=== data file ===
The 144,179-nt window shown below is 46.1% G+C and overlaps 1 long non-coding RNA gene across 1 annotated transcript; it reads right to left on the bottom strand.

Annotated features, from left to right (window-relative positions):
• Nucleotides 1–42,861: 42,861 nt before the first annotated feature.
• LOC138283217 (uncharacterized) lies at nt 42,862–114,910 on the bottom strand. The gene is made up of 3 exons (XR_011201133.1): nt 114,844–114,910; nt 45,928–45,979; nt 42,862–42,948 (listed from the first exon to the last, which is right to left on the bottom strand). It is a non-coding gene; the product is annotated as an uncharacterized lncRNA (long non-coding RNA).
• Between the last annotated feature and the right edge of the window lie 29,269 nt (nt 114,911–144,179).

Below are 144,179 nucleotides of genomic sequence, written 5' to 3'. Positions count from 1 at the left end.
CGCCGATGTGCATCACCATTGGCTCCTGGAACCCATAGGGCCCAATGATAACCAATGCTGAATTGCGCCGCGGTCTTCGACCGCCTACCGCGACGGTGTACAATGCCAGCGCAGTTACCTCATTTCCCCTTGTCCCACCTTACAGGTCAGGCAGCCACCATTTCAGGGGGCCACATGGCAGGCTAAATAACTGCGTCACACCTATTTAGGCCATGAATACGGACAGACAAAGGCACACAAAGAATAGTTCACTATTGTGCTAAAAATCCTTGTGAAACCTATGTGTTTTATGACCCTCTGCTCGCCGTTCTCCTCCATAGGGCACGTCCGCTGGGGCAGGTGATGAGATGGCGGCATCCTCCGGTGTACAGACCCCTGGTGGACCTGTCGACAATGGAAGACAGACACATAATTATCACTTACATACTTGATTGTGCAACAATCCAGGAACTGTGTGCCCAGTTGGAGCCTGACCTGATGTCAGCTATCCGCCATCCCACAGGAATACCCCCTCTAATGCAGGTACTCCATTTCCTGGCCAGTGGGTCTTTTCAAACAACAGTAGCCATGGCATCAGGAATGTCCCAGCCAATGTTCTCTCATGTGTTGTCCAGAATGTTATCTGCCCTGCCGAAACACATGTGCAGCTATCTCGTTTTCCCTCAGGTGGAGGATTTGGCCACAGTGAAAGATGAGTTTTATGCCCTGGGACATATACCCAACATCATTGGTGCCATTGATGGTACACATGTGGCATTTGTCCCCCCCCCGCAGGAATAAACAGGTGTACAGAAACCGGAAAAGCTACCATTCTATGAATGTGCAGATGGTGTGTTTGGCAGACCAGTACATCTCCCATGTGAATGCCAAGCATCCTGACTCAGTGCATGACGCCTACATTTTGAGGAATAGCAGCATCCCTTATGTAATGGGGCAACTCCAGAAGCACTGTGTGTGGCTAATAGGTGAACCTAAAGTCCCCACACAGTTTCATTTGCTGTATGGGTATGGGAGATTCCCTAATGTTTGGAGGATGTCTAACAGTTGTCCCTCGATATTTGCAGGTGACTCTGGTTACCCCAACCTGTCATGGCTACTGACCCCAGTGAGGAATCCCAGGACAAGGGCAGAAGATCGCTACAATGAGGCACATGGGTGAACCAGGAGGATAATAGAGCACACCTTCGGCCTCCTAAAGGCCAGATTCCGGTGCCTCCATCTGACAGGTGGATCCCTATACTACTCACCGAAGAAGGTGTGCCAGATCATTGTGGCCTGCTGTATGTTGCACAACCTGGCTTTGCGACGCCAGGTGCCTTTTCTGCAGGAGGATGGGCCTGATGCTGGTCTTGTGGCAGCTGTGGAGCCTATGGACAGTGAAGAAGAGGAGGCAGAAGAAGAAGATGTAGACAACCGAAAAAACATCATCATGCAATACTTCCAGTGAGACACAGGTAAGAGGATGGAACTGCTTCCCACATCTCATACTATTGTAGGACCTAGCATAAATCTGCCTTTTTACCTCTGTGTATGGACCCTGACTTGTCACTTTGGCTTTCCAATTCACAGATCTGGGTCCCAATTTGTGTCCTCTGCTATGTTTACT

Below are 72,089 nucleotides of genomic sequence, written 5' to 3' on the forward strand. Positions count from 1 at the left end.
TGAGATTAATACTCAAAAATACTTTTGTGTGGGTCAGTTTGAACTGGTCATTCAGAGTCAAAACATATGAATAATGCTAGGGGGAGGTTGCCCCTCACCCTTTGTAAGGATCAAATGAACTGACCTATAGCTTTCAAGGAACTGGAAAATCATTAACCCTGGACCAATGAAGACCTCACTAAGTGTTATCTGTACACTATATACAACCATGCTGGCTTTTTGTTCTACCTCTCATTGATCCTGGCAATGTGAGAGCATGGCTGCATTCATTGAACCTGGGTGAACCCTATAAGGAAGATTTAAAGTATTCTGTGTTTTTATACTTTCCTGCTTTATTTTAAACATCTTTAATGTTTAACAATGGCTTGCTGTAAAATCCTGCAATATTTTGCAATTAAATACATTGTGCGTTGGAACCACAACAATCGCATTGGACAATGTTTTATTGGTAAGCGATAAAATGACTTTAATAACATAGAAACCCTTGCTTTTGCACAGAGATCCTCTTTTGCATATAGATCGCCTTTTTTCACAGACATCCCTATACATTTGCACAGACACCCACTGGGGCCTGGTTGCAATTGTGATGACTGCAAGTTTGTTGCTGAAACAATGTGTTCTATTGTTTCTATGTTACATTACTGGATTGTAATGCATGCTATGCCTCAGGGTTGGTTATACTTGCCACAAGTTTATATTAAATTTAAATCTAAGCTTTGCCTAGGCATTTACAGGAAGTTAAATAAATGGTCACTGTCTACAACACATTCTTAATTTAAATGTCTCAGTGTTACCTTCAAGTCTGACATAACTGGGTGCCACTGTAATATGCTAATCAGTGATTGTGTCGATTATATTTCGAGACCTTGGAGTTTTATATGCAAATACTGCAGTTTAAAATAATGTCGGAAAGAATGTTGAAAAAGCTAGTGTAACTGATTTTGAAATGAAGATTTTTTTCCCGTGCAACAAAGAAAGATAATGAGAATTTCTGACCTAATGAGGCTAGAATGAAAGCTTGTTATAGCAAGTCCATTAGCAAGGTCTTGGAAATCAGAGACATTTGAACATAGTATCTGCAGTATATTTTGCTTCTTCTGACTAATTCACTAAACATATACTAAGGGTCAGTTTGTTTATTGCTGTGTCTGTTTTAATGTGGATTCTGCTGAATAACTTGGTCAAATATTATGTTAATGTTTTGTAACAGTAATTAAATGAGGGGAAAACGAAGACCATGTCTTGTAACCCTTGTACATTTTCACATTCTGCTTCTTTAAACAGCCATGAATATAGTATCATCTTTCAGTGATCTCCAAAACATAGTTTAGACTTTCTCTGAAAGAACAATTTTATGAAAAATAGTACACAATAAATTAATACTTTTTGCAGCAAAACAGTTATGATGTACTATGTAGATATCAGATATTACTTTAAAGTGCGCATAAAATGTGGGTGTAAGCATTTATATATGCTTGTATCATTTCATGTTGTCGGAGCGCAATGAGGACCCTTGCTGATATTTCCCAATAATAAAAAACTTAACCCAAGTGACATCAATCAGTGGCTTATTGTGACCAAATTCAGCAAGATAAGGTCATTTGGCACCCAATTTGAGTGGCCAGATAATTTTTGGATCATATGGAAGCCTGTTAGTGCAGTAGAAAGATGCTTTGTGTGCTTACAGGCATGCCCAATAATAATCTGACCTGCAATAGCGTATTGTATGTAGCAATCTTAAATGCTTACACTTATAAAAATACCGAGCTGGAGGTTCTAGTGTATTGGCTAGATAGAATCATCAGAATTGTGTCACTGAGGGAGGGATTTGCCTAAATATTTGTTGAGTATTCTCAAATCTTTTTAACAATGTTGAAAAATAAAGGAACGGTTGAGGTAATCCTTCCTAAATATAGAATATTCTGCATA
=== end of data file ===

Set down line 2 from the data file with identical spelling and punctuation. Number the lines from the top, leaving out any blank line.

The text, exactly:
Annotated features, from left to right (window-relative positions):